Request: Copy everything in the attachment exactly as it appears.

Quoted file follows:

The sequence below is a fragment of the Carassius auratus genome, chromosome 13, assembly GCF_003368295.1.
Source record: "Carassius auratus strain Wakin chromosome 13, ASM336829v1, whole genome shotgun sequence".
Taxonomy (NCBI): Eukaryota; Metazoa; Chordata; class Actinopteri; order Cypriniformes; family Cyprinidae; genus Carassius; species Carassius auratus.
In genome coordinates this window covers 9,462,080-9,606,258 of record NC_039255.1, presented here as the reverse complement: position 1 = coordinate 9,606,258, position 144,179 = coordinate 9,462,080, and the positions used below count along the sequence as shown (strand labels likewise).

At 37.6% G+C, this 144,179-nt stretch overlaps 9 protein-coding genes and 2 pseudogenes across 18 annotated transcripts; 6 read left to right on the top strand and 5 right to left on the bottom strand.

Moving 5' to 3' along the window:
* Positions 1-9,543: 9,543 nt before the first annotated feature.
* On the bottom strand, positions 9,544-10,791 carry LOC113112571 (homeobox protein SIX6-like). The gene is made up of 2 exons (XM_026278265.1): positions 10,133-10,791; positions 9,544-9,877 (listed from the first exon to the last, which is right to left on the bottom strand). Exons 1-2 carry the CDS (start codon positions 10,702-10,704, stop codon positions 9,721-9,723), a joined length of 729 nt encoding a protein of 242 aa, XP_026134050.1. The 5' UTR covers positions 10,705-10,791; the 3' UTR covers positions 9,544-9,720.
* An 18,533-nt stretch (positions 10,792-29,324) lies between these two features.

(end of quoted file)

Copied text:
The sequence below is a fragment of the Carassius auratus genome, chromosome 13, assembly GCF_003368295.1.
Source record: "Carassius auratus strain Wakin chromosome 13, ASM336829v1, whole genome shotgun sequence".
Taxonomy (NCBI): Eukaryota; Metazoa; Chordata; class Actinopteri; order Cypriniformes; family Cyprinidae; genus Carassius; species Carassius auratus.
In genome coordinates this window covers 9,462,080-9,606,258 of record NC_039255.1, presented here as the reverse complement: position 1 = coordinate 9,606,258, position 144,179 = coordinate 9,462,080, and the positions used below count along the sequence as shown (strand labels likewise).

At 37.6% G+C, this 144,179-nt stretch overlaps 9 protein-coding genes and 2 pseudogenes across 18 annotated transcripts; 6 read left to right on the top strand and 5 right to left on the bottom strand.

Moving 5' to 3' along the window:
* Positions 1-9,543: 9,543 nt before the first annotated feature.
* On the bottom strand, positions 9,544-10,791 carry LOC113112571 (homeobox protein SIX6-like). The gene is made up of 2 exons (XM_026278265.1): positions 10,133-10,791; positions 9,544-9,877 (listed from the first exon to the last, which is right to left on the bottom strand). Exons 1-2 carry the CDS (start codon positions 10,702-10,704, stop codon positions 9,721-9,723), a joined length of 729 nt encoding a protein of 242 aa, XP_026134050.1. The 5' UTR covers positions 10,705-10,791; the 3' UTR covers positions 9,544-9,720.
* An 18,533-nt stretch (positions 10,792-29,324) lies between these two features.